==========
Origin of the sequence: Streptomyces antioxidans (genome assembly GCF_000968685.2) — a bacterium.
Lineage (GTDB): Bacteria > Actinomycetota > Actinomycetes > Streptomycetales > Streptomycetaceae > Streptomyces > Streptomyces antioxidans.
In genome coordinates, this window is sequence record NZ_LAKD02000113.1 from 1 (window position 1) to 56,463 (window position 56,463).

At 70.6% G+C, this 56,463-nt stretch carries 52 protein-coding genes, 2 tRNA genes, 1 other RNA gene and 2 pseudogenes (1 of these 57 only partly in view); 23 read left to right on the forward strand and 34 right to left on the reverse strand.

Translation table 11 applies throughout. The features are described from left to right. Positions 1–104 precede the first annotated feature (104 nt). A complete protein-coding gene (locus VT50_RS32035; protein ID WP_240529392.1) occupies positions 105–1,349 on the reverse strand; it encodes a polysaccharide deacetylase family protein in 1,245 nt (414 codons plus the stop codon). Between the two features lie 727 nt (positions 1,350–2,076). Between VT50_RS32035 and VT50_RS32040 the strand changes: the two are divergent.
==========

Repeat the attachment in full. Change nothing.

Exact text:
Origin of the sequence: Streptomyces antioxidans (genome assembly GCF_000968685.2) — a bacterium.
Lineage (GTDB): Bacteria > Actinomycetota > Actinomycetes > Streptomycetales > Streptomycetaceae > Streptomyces > Streptomyces antioxidans.
In genome coordinates, this window is sequence record NZ_LAKD02000113.1 from 1 (window position 1) to 56,463 (window position 56,463).

At 70.6% G+C, this 56,463-nt stretch carries 52 protein-coding genes, 2 tRNA genes, 1 other RNA gene and 2 pseudogenes (1 of these 57 only partly in view); 23 read left to right on the forward strand and 34 right to left on the reverse strand.

Translation table 11 applies throughout. The features are described from left to right. Positions 1–104 precede the first annotated feature (104 nt). A complete protein-coding gene (locus VT50_RS32035; protein ID WP_240529392.1) occupies positions 105–1,349 on the reverse strand; it encodes a polysaccharide deacetylase family protein in 1,245 nt (414 codons plus the stop codon). Between the two features lie 727 nt (positions 1,350–2,076). Between VT50_RS32035 and VT50_RS32040 the strand changes: the two are divergent.